Milano has been living in Georgia for two years while filming the television series, Insatiable. Her tweet was met with immediate backlash by Georgia activists who had previously counseled the actress against her first effort, a call for a general boycott of the entire state.

Prominent Black female leaders in the activist and social work fields had asked Milano to be mindful of the negative effect a work boycott would have across the state, particularly in minority communities. Georgia offers generous tax credits to entice production studios to work in the state. AJC reported 2018 that revenues generated from over 400 projects topped $2.7 billion in direct spending. Past projects included The Black Panther and The Avengers films as well as Walking Dead and Milano’s own project.

twitter post by Anoa

Twitter @TheWayWithAnoa, https://twitter.com/TheWayWithAnoa/status/1127980758868680706

Heedless of the economic effect and council of local politicians like former Gubernatorial Candidate Stacey Abrahams, as well as activist Anoa, who writes a blog and hosts her podcast focused on socioeconomic topics from a black perspective, The Way with Anoa, Milano issued a call for a “Sex Strike” soon after. Activists had had enough and began pushing back.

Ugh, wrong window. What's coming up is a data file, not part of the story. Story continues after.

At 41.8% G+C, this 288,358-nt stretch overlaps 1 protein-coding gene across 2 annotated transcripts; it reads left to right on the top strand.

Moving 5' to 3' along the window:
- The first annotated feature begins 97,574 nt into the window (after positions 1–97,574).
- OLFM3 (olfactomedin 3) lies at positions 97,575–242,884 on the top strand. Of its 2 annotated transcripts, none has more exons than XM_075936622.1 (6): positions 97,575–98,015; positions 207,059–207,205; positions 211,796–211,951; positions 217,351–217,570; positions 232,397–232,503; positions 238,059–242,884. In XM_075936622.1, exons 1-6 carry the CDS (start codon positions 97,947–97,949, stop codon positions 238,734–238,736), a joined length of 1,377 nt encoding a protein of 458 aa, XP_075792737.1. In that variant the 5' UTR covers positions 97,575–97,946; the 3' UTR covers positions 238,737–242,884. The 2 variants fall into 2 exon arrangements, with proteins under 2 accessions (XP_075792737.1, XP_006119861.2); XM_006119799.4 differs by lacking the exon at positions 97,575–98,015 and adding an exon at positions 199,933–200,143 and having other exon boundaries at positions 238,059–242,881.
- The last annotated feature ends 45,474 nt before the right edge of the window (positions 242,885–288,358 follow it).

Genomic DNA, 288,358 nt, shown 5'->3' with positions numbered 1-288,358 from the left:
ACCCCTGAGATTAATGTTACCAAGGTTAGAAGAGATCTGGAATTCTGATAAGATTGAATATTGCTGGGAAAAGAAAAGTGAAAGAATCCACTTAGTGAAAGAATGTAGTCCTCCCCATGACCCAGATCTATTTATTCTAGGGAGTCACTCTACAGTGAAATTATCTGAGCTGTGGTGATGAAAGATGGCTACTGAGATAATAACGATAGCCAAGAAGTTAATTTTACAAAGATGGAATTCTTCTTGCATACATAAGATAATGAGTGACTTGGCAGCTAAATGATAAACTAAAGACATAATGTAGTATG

The actress may have been well intentioned, but opponents argued that she was tone deaf, and refused to work with local allies, ignoring their good work. They argue that her continued push for a boycott or strike of some kind may jeopardize future efforts toward meaningful action.

In the end, it was clear that the focus was on a single draconian law while decades of work and struggle were ignored. This is similar to Republican lawmakers who proposed the legislation by choosing to focus on one issue while a clear threat to life and lack of access to quality care has been staring them in the face for over a decade.

In the end, people in the same economic situation as Ida and Emma will continue to be ignored and new and hopeful moms-to-be will continue dying for lack of access to quality care. Moms who suffer through a miscarriage may find themselves having to prove it wasn’t their fault, or as in other countries, be framed by ex-lovers or spouses who attest these women caused themselves to miscarry deliberately. With no way to prove otherwise, these women may then face the horror of a trial as well.

For now, Georgia taxpayers should prepare to fund a massive legal challenge on behalf of anti abortion interest groups.

Author's Update: On Wednesay, May 15, 2019, Alabam Governor Kay Ivey signed into law a bill that restricts abortion at any stage and imposes heavy criminal penalties of clinicians who participate in the procedure.